The Effect of "Friends"

    I liked your piece until the end when you extended your argument to “the ancient times.” From a rhetorical perspective I see the logic; it’s certainly true from our perspectives informed by the Civil Rights Movement & 2nd Wave Feminism. But, as someone sharing a similar orientation regarding the nature of popular culture as an educative force, it’s limiting to shift your argument so dramatically away from, what I assumed to be, a critique of early 20th century, 1st wave feminist discourse as they appeared (like ghosts) in sitcoms in the late 20th, early 21st century.

    Your argument regarding the private and public spheres as they “clashed” in the various sitcoms was great. It’s startling to see how the revolutionary properties of feminism, first in more property & fiscal terms then later as “the personal is political,” can be simplistically gleamed from these shows. In particular, your research regarding associations of masculinity and femininity along comedic binaries (men don’t cry, men are stupid, women MUST separate their personal lives from their ‘public’ ones around men) underlines how easy it is to become satisfied when these examples are compared to how things were “back in the day.”

    The most intriguing conclusion you’ve left is the notion of “family” as a site of recovery. Family is what reconciles sexism and disempowerment. It’s very interesting to see how all the “revolutionary” components aside, gender differences are excused because there is a desire for something intimate. As you began, the actions of a 6 year old prompted you to make this piece.

    Your article was well-researched and your argument was easy to follow. But I think someone else to consider it the notion of desire as it subtly embeds feminist discourse within popular culture. Humour, though a hegemonic tool you successfully argue for your piece, is nonetheless employed for its disruptive properties. While it can generate an imagined communal “truth”, that self-evident “oh that’s just what men/women do” moment can also present a desire for something conclusive. This is especially true when considering economics and labour; its cool to see how the desire to avoid work draws attention to what these sit com moments, sexism aside, offer in terms of leisure or escapism.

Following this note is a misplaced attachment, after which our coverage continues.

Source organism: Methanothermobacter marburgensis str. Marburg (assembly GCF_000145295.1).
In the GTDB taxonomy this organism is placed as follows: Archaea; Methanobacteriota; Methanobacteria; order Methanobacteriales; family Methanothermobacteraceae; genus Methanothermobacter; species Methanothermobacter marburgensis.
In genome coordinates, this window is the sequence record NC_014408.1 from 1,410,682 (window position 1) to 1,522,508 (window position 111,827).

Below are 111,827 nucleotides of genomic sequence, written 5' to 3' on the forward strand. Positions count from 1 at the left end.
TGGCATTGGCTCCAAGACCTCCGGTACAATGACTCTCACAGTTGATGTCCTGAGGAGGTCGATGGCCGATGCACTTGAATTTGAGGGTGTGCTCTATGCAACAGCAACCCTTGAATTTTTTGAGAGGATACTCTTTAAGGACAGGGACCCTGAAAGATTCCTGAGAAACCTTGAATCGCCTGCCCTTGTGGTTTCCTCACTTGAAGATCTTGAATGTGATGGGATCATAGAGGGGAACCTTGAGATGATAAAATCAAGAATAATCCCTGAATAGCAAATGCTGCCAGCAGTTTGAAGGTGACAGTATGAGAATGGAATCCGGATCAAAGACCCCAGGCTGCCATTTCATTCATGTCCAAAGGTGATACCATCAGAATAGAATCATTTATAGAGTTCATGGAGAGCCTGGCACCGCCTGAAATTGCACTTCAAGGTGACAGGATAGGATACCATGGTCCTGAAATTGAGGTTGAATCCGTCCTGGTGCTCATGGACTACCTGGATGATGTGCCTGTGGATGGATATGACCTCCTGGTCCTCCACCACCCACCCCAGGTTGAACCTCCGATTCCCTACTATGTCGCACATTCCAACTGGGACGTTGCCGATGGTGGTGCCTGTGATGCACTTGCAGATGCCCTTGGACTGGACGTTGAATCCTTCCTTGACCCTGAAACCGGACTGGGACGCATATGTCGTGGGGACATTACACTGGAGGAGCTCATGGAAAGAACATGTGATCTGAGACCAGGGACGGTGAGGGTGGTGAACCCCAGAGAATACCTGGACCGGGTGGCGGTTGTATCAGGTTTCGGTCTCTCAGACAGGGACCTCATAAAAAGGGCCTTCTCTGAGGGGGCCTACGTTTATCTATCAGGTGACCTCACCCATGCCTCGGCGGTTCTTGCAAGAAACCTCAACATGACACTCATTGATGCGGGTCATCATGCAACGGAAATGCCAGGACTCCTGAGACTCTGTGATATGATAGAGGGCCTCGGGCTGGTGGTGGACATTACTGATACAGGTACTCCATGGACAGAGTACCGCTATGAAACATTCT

Reinforcing the Traditional Patriarchal ideologies through Situation Comedies

    A disclaimer: I’ve only followed the anime up to the third generation; after that I’ve only seen a few episodes. Game-wise I only played up to the Diamond/Pearl era.

    Your idea of Pokemon in captivity, i.e. the moral and ethical dilemmas surrounding it, was best captured when you started talking about the various uses for them by the staple “Teams.” Growing up, Team Rocket, Aqua, and Magma presented a very simple premise for me: capture Pokemon to increase a centralized power’s influence. Team Rocket under Giovanni sought to power under a single figure (hence the creation of Mewtwo) while Team Aqua and Magma, under Archie and Maxie, wanted to fulfill an ideology of “balance” (capturing Kyogre/ Groudon). What I’ve been hopefully trying to emphasize thus far is that Pokemon under these teams were necessary for the control of power.

    Team Flare’s final goal, though similar to the above in that power through Pokemon involves a willing abuse of their inherent nobility, means the capture and elimination of a non-renewable resource, the Pokemon themselves. You made two statements which really echoed in my head: Pokemon as inherently loyal and noble, and as requiring governing bodies because of their nature. Team Flare’s final goal, that is the deliberate murder of Pokemon as an energy source, seem to represent the furthest spectrum of the Pokemon captivity argument. Nonetheless, it’s still a part of a larger picture which makes necessary the captivity of Pokemon for power. Whether you’re a trainer, a ranger, or one of the Team leaders, the debate for Pokemon in captivity ultimately results in the necessary domination of these creatures for their own protection (and for their owners/human partners benefit of course).

    Great effort regarding the scope your research for your arguments, by the way. My only criticism is that you didn’t really give me your perspective. Of course, this is a debate but I was hoping to hear your own thoughts as well as opposed to the well-informed but nonetheless neutral middle ground this piece ends on.

    Pokémon and the Animals in Captivity Debate